The EU has to a large extent failed to create an area of development and stability on its doorstep and has largely disenfranchised many of the populations in the Southern Mediterranean. Yet, it is never too late to put trust and culture more at the centre of external action, especially in times of conflict. Cultural diversity brings people back to the basic values of human existence; it gives people hope, makes them laugh or cry, and gives them symbolic tools to cope with reality. This blog by ECDPM’s Damien Helly and Greta Galeazzi offers some food for thought on how the EU can integrate cultural action in its peace building activities.

Getting Down to Business
The South African Institute of International Affairs (SAIIA) explore the The African Peer Review Mechanism (APRM) in its latest publication “Getting Down to Business” – and its three subsidiary Policy Briefs: “Building an African Corporate Governance”, “Good Citizens: Corporate Social Responsibility in Africa”, and “Corporate Governance in Africa’s State-owned Enterprises: Perspectives on an Evolving System”. These publications analyse the extensive body of information that the APRM process has gathered and explore the implications for business. Drawing on the Country Review Reports of six member states, SAIIA examines numerous themes raised. Among these are the state of the business environment, corporate ethics, company boards, corporate governance legislation, and stakeholder relationships.

Celebrating Industrialisation Day in Africa
On Africa Industrialisation Day, ECDPM’s Isabelle Ramdoo took a step back to look at how the debate has evolved over the years, and more importantly, who has achieved what? Only a handful of countries on the continent are up for celebration. Sub-Saharan countries remain desperately trapped as exporters of unprocessed commodities and natural resources, with largely undiversified economic bases, characterised by significant productivity gaps. Time, therefore, has come to act on the rhetoric in a different way to significantly transform economic outlooks beyond the “Africa Rising” story, into one that will create better paid and decent jobs, industries and better prospects for the African private sector.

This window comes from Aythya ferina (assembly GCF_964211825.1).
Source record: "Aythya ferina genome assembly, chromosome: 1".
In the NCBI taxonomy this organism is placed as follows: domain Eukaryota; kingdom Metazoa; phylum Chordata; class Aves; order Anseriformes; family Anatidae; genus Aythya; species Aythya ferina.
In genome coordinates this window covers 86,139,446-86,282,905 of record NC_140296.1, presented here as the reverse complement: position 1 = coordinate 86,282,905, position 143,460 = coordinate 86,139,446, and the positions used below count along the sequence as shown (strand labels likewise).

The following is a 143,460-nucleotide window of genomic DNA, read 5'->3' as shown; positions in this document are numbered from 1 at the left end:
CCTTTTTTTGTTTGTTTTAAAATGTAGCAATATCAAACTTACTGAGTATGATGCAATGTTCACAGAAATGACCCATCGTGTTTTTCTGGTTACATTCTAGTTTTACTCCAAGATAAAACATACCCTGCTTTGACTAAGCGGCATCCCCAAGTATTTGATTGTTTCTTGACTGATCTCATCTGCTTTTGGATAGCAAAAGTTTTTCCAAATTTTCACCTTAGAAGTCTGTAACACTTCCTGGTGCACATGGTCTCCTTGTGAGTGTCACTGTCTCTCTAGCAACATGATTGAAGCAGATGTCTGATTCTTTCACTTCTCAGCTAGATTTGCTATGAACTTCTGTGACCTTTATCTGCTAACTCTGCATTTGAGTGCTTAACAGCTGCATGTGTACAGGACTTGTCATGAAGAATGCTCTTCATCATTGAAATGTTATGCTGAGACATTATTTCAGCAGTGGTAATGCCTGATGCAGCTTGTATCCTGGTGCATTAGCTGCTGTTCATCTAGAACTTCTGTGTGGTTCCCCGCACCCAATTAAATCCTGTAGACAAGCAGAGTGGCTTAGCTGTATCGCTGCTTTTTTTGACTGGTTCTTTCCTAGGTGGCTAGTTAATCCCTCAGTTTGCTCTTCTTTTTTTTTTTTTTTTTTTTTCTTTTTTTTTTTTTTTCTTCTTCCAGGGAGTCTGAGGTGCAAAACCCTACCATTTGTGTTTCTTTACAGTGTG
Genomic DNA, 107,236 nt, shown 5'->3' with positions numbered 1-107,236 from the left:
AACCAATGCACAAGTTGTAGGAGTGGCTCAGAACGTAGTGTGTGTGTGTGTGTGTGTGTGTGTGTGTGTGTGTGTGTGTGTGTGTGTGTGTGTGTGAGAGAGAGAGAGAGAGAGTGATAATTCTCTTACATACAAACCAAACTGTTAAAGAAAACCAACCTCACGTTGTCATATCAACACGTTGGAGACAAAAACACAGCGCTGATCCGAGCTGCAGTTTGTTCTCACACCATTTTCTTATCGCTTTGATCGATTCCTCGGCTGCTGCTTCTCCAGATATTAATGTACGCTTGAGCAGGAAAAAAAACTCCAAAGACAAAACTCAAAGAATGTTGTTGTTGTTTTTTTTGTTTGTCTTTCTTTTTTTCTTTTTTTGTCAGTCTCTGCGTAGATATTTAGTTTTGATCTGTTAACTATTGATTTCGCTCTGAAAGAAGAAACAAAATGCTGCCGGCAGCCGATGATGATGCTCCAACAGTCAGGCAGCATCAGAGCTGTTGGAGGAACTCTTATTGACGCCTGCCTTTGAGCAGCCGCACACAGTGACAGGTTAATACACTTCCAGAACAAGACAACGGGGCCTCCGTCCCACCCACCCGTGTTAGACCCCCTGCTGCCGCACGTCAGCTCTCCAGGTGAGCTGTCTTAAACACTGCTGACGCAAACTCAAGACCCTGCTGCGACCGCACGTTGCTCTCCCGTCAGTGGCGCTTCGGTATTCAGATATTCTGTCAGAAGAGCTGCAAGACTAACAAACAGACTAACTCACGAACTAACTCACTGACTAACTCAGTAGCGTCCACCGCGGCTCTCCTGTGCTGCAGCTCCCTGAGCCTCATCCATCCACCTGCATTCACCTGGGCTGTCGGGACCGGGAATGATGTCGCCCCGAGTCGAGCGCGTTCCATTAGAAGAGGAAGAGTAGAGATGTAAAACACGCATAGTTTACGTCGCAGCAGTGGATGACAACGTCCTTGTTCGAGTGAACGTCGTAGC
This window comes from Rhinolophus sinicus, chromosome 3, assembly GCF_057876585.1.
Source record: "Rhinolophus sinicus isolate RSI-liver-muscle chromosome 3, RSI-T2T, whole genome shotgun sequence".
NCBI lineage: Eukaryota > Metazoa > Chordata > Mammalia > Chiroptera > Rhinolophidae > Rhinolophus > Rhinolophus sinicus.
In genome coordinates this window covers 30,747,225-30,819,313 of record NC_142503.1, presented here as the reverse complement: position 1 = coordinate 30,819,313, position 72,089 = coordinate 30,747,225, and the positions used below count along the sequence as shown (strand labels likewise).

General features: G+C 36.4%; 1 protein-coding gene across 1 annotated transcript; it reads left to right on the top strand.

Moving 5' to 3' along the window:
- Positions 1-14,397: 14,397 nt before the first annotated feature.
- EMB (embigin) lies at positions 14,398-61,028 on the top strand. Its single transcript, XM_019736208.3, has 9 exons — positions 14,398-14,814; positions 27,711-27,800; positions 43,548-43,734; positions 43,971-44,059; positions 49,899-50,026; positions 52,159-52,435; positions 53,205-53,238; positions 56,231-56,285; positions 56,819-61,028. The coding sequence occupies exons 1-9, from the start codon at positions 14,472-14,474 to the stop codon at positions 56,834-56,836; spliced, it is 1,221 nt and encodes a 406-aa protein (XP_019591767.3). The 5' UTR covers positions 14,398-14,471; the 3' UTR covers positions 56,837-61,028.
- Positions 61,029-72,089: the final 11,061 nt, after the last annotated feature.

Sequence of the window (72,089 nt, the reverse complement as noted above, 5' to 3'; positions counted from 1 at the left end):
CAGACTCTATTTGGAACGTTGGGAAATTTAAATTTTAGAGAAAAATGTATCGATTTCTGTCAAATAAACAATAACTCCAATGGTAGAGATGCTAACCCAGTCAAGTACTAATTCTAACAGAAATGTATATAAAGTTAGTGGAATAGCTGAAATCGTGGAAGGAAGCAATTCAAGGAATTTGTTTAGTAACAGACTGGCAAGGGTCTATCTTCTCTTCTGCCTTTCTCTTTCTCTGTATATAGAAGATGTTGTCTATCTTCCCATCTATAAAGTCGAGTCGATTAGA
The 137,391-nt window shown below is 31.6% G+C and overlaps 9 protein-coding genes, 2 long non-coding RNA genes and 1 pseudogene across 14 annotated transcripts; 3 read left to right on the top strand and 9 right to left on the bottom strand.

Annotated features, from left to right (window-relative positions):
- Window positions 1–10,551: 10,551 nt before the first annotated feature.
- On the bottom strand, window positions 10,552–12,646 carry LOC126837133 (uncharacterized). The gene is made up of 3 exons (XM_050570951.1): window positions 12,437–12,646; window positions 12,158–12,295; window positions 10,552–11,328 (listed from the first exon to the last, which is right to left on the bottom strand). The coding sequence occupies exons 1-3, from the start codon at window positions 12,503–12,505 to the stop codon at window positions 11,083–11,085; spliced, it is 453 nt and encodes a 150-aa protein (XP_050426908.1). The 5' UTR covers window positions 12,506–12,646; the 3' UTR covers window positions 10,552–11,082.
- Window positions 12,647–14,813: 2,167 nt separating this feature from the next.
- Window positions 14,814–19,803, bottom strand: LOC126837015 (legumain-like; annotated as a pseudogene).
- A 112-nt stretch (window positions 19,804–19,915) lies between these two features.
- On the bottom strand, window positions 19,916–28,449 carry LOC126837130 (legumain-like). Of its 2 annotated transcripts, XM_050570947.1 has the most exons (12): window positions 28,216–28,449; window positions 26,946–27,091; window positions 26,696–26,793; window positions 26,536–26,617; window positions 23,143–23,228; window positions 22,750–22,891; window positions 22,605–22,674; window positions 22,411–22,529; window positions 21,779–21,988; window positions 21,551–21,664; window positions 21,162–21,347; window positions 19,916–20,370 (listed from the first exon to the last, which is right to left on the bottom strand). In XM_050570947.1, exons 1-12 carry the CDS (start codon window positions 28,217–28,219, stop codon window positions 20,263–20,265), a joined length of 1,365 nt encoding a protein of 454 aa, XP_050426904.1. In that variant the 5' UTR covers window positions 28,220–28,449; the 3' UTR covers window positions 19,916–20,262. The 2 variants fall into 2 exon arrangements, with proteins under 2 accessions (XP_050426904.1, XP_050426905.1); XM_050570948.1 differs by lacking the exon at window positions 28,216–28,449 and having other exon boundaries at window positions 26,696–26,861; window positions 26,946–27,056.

Beyond Aid: A Conceptual Perspective on the Transformation of Development Cooperation
Development cooperation is part of an international system characterised by fragmentation and limitations in global problem solving. Drawing on the term beyond aid, the German Development Institute explores the transformation of development cooperation within this system. The article distinguishes four dimensions of beyond aid – actors, finance, regulation and knowledge – where aid loses relevance relative to other fields of international cooperation. Creating links to these beyond aid dimensions is at the core of the transformation of development cooperation. The article identifies ‘specialisation’ and ‘integration’ as two options for the future of development cooperation.

Spatial Inclusion in Africa - It’s Still Political
The 2015 African Economic Outlook (AEO) will focus on Spatial Inclusion in Africa. ECDPM’s Bruce Byiers discusses a brainstorm on this topic hosted by the OECD, UNDP and AfDB. What emerged from discussions was that unless spatial inclusion can be all-encompassing, there will be an element of exclusion for some parts of the population. Tradeoffs imply policy choices. Where there are tradeoffs, there are political-economic consequences. Indeed, it might be argued that spatial approaches actually raise the level of necessary coordination and alignment of interests across actors. The discussions provided rich material for the next AEO. But the authors should be clear that thinking spatially also means thinking politically - and that is a challenge when policy comes to practice.